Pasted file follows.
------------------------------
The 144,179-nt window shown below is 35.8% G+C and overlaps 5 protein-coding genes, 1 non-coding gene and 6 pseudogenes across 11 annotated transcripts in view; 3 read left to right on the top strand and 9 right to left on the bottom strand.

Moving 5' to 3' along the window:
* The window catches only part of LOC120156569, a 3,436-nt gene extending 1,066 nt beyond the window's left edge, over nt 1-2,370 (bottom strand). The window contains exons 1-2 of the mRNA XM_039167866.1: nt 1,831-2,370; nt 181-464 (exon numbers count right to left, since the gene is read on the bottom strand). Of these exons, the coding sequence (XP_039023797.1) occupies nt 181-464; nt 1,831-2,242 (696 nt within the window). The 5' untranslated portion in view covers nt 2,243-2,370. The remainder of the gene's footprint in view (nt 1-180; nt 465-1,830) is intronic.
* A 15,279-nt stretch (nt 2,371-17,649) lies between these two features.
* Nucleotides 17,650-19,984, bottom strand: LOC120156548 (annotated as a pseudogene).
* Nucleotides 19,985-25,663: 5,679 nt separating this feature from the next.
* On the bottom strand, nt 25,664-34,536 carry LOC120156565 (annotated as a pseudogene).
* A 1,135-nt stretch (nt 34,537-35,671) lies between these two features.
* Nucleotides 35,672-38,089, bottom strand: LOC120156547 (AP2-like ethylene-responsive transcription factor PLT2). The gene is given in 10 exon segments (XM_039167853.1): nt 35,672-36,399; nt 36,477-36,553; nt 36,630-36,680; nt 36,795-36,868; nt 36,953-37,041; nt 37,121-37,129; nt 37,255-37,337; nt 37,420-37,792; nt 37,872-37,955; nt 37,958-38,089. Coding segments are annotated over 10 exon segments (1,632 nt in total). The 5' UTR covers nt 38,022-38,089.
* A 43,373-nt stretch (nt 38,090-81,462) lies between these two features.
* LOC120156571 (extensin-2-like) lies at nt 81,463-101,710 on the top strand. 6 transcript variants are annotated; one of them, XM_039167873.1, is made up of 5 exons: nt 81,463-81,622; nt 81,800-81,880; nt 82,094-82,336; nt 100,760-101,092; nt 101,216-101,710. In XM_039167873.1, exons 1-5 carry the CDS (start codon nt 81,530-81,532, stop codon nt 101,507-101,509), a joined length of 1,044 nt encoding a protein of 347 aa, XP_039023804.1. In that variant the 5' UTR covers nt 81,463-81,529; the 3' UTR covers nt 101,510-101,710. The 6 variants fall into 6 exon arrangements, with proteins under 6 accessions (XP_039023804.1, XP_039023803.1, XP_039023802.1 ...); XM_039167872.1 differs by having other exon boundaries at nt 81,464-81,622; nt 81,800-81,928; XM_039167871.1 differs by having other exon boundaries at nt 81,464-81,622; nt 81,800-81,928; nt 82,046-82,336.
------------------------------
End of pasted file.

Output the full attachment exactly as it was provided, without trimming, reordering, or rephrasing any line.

The 144,179-nt window shown below is 35.8% G+C and overlaps 5 protein-coding genes, 1 non-coding gene and 6 pseudogenes across 11 annotated transcripts in view; 3 read left to right on the top strand and 9 right to left on the bottom strand.

Moving 5' to 3' along the window:
* The window catches only part of LOC120156569, a 3,436-nt gene extending 1,066 nt beyond the window's left edge, over nt 1-2,370 (bottom strand). The window contains exons 1-2 of the mRNA XM_039167866.1: nt 1,831-2,370; nt 181-464 (exon numbers count right to left, since the gene is read on the bottom strand). Of these exons, the coding sequence (XP_039023797.1) occupies nt 181-464; nt 1,831-2,242 (696 nt within the window). The 5' untranslated portion in view covers nt 2,243-2,370. The remainder of the gene's footprint in view (nt 1-180; nt 465-1,830) is intronic.
* A 15,279-nt stretch (nt 2,371-17,649) lies between these two features.
* Nucleotides 17,650-19,984, bottom strand: LOC120156548 (annotated as a pseudogene).
* Nucleotides 19,985-25,663: 5,679 nt separating this feature from the next.
* On the bottom strand, nt 25,664-34,536 carry LOC120156565 (annotated as a pseudogene).
* A 1,135-nt stretch (nt 34,537-35,671) lies between these two features.
* Nucleotides 35,672-38,089, bottom strand: LOC120156547 (AP2-like ethylene-responsive transcription factor PLT2). The gene is given in 10 exon segments (XM_039167853.1): nt 35,672-36,399; nt 36,477-36,553; nt 36,630-36,680; nt 36,795-36,868; nt 36,953-37,041; nt 37,121-37,129; nt 37,255-37,337; nt 37,420-37,792; nt 37,872-37,955; nt 37,958-38,089. Coding segments are annotated over 10 exon segments (1,632 nt in total). The 5' UTR covers nt 38,022-38,089.
* A 43,373-nt stretch (nt 38,090-81,462) lies between these two features.
* LOC120156571 (extensin-2-like) lies at nt 81,463-101,710 on the top strand. 6 transcript variants are annotated; one of them, XM_039167873.1, is made up of 5 exons: nt 81,463-81,622; nt 81,800-81,880; nt 82,094-82,336; nt 100,760-101,092; nt 101,216-101,710. In XM_039167873.1, exons 1-5 carry the CDS (start codon nt 81,530-81,532, stop codon nt 101,507-101,509), a joined length of 1,044 nt encoding a protein of 347 aa, XP_039023804.1. In that variant the 5' UTR covers nt 81,463-81,529; the 3' UTR covers nt 101,510-101,710. The 6 variants fall into 6 exon arrangements, with proteins under 6 accessions (XP_039023804.1, XP_039023803.1, XP_039023802.1 ...); XM_039167872.1 differs by having other exon boundaries at nt 81,464-81,622; nt 81,800-81,928; XM_039167871.1 differs by having other exon boundaries at nt 81,464-81,622; nt 81,800-81,928; nt 82,046-82,336.